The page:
André Villas-Boas is leading FC Porto in Europe for the first time against play-off rivals KRC Genk and the 32-year-old insists comparisons to former boss José Mourinho are not welcome.
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Appointed in June at the age of 32, André Villas-Boas is the youngest coach in FC Porto's history and, as he prepares to lead the Dragons into Europe for the first time in Thursday's UEFA Europa League play-off against KRC Genk, things could hardly be going better.
His charges defeated Liga champions SL Benfica 2-0 on 7 August to take the Portuguese Super Cup, before kicking off their 2010/11 campaign with a 1-0 win at A. Naval 1º Maio on Saturday. The more results go well, the more comparisons to one of his famous predecessors will continue.
"Ever since I came back to Portugal I have been trying to duck comparisons between me and José Mourinho," Villas-Boas said this month. "We do not have the same character or personality. We communicate and work differently." Villas-Boas ought to know, having assisted the so-called Special One at Porto, Chelsea FC and, until the summer of 2009, FC Internazionale Milano.
The diminutive Mourinho still casts a long shadow at the Estádio do Dragão. Having taken charge aged 39 in January 2002, he led Porto to two Liga titles, one Portuguese Cup, the 2002/03 UEFA Cup and the 2003/04 UEFA Champions League before leaving for Chelsea in 2004.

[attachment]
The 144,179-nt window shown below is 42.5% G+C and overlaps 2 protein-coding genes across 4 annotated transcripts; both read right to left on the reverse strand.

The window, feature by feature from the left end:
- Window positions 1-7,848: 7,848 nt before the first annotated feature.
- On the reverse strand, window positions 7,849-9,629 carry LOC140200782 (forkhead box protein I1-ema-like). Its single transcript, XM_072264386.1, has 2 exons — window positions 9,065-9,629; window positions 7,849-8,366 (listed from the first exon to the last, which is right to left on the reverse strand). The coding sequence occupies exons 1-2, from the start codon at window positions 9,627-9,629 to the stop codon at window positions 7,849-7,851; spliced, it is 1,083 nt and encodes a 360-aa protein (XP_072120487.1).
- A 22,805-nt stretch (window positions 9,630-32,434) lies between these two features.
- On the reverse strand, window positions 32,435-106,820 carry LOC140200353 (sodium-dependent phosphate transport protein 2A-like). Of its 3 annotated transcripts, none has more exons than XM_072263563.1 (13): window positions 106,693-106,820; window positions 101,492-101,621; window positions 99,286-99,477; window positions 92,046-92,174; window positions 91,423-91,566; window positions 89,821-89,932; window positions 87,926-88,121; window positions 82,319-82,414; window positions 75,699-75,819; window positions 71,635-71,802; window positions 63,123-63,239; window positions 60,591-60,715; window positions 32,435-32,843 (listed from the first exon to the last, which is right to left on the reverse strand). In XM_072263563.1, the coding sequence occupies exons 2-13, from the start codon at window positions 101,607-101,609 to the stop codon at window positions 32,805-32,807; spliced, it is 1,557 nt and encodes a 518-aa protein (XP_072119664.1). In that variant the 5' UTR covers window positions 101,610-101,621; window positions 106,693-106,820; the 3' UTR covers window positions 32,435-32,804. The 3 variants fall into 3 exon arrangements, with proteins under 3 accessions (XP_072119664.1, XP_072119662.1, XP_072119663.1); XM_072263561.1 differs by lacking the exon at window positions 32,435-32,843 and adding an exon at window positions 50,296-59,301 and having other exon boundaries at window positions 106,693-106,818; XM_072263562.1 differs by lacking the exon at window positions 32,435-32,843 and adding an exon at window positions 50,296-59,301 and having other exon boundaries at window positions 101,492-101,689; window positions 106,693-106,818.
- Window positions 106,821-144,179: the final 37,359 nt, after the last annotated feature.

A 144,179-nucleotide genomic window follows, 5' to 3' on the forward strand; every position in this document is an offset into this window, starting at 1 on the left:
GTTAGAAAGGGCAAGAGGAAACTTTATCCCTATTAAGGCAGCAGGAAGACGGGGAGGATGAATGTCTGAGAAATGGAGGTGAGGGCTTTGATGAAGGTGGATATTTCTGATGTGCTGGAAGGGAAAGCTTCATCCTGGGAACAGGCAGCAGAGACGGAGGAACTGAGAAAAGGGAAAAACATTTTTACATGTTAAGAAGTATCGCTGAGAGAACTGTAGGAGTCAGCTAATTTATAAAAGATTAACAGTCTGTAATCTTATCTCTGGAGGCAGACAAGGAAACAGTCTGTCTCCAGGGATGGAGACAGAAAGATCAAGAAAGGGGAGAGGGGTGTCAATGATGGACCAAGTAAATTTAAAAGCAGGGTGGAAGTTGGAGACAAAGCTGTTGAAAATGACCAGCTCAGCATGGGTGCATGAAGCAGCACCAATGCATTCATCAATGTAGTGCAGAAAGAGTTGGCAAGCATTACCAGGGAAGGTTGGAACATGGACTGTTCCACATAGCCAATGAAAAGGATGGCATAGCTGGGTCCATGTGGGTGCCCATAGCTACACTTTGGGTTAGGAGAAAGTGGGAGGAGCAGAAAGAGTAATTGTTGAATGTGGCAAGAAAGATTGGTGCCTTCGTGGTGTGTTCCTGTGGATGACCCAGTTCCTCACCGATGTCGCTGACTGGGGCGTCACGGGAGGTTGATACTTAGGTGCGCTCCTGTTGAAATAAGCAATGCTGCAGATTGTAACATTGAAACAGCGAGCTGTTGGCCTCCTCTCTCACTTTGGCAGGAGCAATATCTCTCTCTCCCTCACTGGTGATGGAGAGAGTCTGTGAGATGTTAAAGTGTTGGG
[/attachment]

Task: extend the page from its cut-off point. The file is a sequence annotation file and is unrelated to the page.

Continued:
Discussing his former assistant's move back to his old club, Real Madrid CF boss Mourinho said: "If he wins he will be the perfect coach, but don't compare him to me." Sadly, perhaps, for the new arrival, that particular tide has proved impossible to stem.
Villas-Boas was a teenager when he first worked in Porto's scouting department under the late Sir Bobby Robson, one of Mourinho's mentors. He was in his mid-20s when he joined Mourinho's staff, following him from success to success in Portugal, England and Italy before venturing out on his own as coach of A. Académica de Coimbra last October.
His side ended last season 11th in the table, but his 23 Liga games at the helm persuaded Porto to hire the relative novice as Jesualdo Ferreira's replacement. Curiously, Mourinho had been appointed with only 28 games to his name – nine at Benfica and 19 at UD Leiria.
Explaining his footballing philosophy in a Portuguese newspaper, Villas-Boas appeared to take a different line to Mourinho's coolly efficient style, saying: "Football is about showmanship and creativity, but it's also about organisation and efficiency. By organisation, I don't mean anything boring, but discipline, intelligence and knowledge."
So far, he has avoided making big changes. Porto have retained their usual 4-3-3 formation, with €11m midfield signing João Moutinho the only notable addition and with Raul Meireles featuring less for "technical reasons". Captain Bruno Alves's €22m move to FC Zenit St. Petersburg leaves 24-year-old Rolando to anchor the defence, a task he is enjoying immensely.
"It's a sign people believe I can give more," said the Portuguese international. "I want to help André win silverware. In the end the measure of a coach's work will be the number of trophies he wins." If that number ends up matching Mourinho's figure, for once comparisons might be welcome.